Hope you had a great weekend and are ready for another stomach turning roller coaster of a week. We could have a great week for the economy or a wild up and down week lake we had last week. I looked for the experts to give me some direction over the weekend and after reading 6 different articles I got 12 different opinions. Rate are great still. I am closing FHA 30 year at 4%, conventional 30 year at 4.125% with no points.
Key Events This Week:
8:30 - The Chicago Fed's National Activity Index doesn't often receive much attention, but with the possibility of a double-dip recession on every investor's mind, it will be worth watching this time. The index, according to BMO, incorporates 80 economic indicators to provide a monthly snapshot of overall economic growth.
The June figure, released last month, was a lower-than-expected -0.46 and included a downward revision to the prior month. This month's figure is not expected to improve, and deterioration could confirm double-dip fears.
"A negative number means the economy is growing below trend," added BMO, noting the recession signal is a figure below -0.7.
- 11:30 - 3-Month Bills
- 11:30 - 6-Month Bills
10:00 - New Home Sales are anticipated to continue scraping along the bottom in July, with no reasons for optimism in the coming months. The annualized pace of sales was reported at 312k in June and 315k in May; the consensus prediction for July is 315k.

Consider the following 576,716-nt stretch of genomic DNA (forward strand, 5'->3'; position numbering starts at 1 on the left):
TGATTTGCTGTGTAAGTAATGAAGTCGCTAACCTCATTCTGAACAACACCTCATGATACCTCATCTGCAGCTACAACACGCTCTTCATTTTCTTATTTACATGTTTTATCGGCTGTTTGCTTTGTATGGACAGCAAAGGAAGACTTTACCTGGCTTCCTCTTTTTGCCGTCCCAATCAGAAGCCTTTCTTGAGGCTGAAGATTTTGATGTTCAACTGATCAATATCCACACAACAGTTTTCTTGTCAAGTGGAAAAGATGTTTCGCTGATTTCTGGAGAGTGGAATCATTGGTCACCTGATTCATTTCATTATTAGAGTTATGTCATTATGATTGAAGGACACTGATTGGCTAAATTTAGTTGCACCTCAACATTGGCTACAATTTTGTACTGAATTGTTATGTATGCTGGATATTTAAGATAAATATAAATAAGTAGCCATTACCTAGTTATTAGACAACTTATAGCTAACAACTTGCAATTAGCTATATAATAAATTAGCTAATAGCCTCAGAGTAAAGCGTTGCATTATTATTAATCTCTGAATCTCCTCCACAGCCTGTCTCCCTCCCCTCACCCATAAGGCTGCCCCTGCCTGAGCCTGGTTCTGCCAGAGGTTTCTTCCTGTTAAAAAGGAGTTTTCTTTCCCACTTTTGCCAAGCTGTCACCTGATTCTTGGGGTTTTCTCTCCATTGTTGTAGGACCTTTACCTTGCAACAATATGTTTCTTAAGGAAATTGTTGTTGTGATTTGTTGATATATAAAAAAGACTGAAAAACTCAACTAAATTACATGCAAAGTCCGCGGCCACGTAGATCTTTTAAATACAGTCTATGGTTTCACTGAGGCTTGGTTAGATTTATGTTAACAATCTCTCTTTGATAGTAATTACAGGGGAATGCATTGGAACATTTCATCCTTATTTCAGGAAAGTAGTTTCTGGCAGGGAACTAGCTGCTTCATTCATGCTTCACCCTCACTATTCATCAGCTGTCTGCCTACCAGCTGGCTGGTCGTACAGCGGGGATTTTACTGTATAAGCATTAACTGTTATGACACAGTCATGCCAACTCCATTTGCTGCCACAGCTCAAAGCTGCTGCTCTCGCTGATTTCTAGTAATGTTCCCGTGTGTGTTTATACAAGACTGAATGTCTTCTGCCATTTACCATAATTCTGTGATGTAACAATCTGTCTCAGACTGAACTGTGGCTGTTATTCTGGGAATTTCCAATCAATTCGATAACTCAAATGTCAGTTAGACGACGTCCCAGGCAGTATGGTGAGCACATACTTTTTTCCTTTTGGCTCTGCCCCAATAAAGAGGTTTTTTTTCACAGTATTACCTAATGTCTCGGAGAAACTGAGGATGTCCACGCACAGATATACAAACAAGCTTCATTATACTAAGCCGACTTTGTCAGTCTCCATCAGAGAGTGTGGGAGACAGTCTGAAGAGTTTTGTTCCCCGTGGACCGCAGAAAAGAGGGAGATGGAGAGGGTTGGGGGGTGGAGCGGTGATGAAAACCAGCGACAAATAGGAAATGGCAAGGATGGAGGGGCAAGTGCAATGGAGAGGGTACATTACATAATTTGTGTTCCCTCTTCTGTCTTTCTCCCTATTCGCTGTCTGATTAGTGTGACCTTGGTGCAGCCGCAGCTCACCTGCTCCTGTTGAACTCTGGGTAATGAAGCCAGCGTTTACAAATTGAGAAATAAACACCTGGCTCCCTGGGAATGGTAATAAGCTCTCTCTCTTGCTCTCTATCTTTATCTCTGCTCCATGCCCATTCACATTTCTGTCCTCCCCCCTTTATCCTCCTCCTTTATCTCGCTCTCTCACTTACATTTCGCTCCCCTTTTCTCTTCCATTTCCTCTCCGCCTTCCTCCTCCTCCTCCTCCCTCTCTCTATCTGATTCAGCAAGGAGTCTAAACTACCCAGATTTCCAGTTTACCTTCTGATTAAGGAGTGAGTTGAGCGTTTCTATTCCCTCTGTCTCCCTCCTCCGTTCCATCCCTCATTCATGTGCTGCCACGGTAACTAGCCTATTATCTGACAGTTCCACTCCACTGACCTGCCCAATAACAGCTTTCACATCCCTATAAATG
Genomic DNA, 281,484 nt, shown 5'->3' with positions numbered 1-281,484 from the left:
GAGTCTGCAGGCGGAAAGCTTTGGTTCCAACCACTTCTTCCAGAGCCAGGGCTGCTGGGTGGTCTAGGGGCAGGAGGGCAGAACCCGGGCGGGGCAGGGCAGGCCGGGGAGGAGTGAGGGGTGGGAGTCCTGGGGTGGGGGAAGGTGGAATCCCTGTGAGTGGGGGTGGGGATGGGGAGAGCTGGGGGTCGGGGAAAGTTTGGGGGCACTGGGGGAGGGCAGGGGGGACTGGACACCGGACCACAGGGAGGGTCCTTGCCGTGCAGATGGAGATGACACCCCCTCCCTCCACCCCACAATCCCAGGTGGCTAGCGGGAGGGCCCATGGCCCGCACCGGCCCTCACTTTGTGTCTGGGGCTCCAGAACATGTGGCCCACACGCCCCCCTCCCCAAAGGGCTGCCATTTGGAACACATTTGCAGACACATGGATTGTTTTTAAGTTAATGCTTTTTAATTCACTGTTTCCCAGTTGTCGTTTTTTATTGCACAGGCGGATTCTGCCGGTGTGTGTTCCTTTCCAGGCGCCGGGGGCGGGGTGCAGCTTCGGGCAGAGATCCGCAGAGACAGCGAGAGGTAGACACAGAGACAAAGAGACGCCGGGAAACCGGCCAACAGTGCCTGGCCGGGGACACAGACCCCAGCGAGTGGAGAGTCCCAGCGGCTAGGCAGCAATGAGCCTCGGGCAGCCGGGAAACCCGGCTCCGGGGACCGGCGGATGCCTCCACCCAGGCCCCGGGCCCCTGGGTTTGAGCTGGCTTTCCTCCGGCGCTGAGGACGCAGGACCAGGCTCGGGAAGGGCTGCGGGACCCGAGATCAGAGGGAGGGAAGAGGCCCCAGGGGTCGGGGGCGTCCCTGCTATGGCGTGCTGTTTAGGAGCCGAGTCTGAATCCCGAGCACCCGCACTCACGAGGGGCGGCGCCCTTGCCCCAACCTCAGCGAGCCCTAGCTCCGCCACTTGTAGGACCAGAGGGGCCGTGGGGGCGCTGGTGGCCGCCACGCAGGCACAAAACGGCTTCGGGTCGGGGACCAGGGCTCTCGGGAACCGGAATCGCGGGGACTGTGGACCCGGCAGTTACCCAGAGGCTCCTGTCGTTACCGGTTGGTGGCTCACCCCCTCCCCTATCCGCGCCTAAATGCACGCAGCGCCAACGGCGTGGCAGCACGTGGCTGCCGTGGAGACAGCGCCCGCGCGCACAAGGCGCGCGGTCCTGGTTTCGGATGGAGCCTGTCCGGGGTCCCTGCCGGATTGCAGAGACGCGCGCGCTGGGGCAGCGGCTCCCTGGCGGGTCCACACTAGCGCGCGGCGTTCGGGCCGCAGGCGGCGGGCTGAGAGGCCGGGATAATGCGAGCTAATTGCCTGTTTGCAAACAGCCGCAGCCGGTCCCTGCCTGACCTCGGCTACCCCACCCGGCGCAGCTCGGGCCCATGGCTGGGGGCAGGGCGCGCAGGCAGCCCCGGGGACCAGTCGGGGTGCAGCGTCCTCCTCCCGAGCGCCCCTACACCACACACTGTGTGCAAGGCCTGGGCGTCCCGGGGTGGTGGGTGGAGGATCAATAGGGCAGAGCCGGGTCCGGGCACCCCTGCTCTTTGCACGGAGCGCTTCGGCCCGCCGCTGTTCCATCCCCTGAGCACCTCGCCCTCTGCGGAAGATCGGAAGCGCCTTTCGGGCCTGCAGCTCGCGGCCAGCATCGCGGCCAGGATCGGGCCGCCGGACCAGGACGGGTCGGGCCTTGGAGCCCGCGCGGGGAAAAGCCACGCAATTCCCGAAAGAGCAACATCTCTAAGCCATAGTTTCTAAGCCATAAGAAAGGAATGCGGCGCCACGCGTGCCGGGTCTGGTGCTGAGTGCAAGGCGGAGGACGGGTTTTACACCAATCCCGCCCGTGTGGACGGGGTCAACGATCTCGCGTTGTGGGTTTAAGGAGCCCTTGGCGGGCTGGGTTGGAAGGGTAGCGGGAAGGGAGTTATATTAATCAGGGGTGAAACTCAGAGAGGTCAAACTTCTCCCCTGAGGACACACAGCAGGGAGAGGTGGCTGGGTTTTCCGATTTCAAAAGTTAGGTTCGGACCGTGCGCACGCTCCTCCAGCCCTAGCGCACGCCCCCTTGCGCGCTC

"The number of new homes for sale is now the lowest in the nearly 50 years for which the data have been collected," noted economists at Citigroup. "With demand remaining at such low levels, we expect that builders will allow inventories to fall further."
Economists at Nomura Global Economics added: "Not only did mortgage application volume remain soft in July, building permits also declined. According to the Census Bureau, only houses sold prior to being built or those that are built for sale are counted as a new home sale, so softness in building permits in July would indicate weak new home sales."
- 11:30 - 52-Week Bills
- 1:00 - 2-Year Notes
8:30 - New Orders for Durable Goods are expected to surge in July, but the major jump is due almost solely to the transportation sector, specifically to civilian aircraft orders and a moderate rebound in motor vehicle sales. The median estimate is for a 2% increase, with some estimates as high 7.4%, following a 1.9% cut in the prior month.